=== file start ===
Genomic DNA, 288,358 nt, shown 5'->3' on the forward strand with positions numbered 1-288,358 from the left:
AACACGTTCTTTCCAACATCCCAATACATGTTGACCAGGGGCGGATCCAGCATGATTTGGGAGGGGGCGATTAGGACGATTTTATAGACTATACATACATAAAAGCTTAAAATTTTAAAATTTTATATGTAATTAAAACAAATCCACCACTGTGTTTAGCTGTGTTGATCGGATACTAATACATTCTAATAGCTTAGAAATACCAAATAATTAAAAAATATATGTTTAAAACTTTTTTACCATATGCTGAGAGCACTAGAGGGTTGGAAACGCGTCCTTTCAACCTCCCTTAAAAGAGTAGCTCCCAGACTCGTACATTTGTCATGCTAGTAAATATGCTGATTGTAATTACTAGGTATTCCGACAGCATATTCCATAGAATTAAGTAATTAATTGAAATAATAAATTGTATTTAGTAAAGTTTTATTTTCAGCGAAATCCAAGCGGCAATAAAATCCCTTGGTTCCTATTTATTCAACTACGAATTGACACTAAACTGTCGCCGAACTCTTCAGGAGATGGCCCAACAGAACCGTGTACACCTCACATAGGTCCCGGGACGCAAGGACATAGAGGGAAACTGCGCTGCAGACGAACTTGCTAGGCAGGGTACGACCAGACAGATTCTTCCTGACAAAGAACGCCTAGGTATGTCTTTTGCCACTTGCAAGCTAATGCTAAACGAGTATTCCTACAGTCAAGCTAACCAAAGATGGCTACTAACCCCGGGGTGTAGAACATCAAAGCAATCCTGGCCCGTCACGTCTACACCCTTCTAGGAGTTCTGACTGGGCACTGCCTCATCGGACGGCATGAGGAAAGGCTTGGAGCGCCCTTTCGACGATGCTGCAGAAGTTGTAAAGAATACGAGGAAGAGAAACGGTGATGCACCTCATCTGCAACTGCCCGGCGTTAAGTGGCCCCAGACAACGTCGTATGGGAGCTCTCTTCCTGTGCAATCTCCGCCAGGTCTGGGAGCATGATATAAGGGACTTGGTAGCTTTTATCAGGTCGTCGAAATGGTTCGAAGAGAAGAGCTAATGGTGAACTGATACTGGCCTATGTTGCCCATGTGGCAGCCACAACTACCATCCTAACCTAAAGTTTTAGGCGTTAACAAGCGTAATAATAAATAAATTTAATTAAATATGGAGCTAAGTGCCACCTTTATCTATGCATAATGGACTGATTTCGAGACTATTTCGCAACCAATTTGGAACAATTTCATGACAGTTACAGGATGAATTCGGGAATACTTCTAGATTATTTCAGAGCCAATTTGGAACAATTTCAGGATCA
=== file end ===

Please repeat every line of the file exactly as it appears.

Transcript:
Genomic DNA, 288,358 nt, shown 5'->3' on the forward strand with positions numbered 1-288,358 from the left:
AACACGTTCTTTCCAACATCCCAATACATGTTGACCAGGGGCGGATCCAGCATGATTTGGGAGGGGGCGATTAGGACGATTTTATAGACTATACATACATAAAAGCTTAAAATTTTAAAATTTTATATGTAATTAAAACAAATCCACCACTGTGTTTAGCTGTGTTGATCGGATACTAATACATTCTAATAGCTTAGAAATACCAAATAATTAAAAAATATATGTTTAAAACTTTTTTACCATATGCTGAGAGCACTAGAGGGTTGGAAACGCGTCCTTTCAACCTCCCTTAAAAGAGTAGCTCCCAGACTCGTACATTTGTCATGCTAGTAAATATGCTGATTGTAATTACTAGGTATTCCGACAGCATATTCCATAGAATTAAGTAATTAATTGAAATAATAAATTGTATTTAGTAAAGTTTTATTTTCAGCGAAATCCAAGCGGCAATAAAATCCCTTGGTTCCTATTTATTCAACTACGAATTGACACTAAACTGTCGCCGAACTCTTCAGGAGATGGCCCAACAGAACCGTGTACACCTCACATAGGTCCCGGGACGCAAGGACATAGAGGGAAACTGCGCTGCAGACGAACTTGCTAGGCAGGGTACGACCAGACAGATTCTTCCTGACAAAGAACGCCTAGGTATGTCTTTTGCCACTTGCAAGCTAATGCTAAACGAGTATTCCTACAGTCAAGCTAACCAAAGATGGCTACTAACCCCGGGGTGTAGAACATCAAAGCAATCCTGGCCCGTCACGTCTACACCCTTCTAGGAGTTCTGACTGGGCACTGCCTCATCGGACGGCATGAGGAAAGGCTTGGAGCGCCCTTTCGACGATGCTGCAGAAGTTGTAAAGAATACGAGGAAGAGAAACGGTGATGCACCTCATCTGCAACTGCCCGGCGTTAAGTGGCCCCAGACAACGTCGTATGGGAGCTCTCTTCCTGTGCAATCTCCGCCAGGTCTGGGAGCATGATATAAGGGACTTGGTAGCTTTTATCAGGTCGTCGAAATGGTTCGAAGAGAAGAGCTAATGGTGAACTGATACTGGCCTATGTTGCCCATGTGGCAGCCACAACTACCATCCTAACCTAAAGTTTTAGGCGTTAACAAGCGTAATAATAAATAAATTTAATTAAATATGGAGCTAAGTGCCACCTTTATCTATGCATAATGGACTGATTTCGAGACTATTTCGCAACCAATTTGGAACAATTTCATGACAGTTACAGGATGAATTCGGGAATACTTCTAGATTATTTCAGAGCCAATTTGGAACAATTTCAGGATCA